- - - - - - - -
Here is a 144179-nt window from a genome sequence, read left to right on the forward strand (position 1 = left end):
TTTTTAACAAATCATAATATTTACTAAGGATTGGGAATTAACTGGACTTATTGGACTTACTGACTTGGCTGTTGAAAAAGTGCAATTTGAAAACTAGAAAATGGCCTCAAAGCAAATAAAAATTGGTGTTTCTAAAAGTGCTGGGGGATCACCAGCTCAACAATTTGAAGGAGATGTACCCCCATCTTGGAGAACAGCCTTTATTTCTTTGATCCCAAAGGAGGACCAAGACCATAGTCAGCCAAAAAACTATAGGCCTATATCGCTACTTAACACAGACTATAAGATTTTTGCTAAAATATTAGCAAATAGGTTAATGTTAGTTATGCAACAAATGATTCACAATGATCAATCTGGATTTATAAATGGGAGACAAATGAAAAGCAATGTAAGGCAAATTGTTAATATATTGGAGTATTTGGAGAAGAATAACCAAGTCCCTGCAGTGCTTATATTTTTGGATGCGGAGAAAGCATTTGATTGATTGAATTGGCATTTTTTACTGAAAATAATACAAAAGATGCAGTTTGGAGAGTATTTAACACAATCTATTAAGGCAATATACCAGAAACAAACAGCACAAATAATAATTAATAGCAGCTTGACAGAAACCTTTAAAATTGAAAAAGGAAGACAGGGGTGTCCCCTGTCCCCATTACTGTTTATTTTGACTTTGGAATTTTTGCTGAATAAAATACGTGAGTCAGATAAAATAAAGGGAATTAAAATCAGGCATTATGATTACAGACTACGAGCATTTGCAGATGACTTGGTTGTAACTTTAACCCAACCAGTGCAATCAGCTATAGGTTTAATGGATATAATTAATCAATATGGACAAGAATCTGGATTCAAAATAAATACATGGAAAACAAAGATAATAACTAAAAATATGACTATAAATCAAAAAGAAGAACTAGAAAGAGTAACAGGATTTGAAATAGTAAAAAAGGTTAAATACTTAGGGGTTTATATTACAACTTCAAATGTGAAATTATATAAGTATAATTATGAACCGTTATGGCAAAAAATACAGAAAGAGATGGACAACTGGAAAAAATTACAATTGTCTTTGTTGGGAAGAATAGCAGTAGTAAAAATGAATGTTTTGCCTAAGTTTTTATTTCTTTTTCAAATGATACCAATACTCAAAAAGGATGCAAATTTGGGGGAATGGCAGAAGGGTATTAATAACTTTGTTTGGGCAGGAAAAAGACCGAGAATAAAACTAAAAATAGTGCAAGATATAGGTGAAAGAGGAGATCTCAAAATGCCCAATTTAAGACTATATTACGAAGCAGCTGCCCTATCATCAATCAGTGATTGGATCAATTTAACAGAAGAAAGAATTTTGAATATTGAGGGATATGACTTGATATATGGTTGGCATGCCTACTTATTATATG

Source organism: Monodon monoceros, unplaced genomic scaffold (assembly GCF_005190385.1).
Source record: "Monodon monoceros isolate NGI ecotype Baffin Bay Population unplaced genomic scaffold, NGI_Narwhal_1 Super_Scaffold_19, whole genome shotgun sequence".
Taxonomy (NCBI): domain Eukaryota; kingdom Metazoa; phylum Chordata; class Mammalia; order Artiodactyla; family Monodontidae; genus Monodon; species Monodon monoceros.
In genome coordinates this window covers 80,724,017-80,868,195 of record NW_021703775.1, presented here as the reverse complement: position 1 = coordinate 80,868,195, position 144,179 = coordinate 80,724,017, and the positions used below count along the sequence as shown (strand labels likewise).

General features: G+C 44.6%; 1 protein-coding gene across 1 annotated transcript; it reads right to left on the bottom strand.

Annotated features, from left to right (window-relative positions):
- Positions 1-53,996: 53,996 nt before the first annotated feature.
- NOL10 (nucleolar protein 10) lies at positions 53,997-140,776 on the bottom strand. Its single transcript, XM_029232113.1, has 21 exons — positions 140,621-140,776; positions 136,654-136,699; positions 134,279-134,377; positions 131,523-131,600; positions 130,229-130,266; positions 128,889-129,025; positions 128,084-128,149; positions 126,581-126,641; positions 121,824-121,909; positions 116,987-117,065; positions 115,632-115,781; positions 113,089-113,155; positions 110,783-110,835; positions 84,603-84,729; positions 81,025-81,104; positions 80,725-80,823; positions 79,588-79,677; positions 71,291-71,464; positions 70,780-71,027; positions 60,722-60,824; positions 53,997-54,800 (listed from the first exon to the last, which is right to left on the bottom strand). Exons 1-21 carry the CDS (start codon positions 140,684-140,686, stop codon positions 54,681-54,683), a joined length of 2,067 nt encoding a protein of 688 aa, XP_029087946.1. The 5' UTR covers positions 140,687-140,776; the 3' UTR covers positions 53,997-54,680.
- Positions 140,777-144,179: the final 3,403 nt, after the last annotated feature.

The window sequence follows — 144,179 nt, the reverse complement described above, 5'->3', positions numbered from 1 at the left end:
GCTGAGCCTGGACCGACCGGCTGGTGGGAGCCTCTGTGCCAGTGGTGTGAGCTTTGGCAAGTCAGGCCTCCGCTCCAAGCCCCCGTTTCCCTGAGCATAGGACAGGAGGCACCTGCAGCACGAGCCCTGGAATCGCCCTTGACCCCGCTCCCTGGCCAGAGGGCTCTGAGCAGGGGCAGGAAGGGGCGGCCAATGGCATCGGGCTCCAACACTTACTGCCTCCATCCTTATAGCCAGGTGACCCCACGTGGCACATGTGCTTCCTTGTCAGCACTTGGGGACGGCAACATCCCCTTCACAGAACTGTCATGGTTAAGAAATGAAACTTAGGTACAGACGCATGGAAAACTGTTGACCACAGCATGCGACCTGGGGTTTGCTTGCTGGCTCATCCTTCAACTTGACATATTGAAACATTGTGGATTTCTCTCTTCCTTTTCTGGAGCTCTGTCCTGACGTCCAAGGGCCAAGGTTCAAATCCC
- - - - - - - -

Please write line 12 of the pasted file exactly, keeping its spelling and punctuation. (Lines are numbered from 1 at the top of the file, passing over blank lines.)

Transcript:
The window sequence follows — 144,179 nt, the reverse complement described above, 5'->3', positions numbered from 1 at the left end: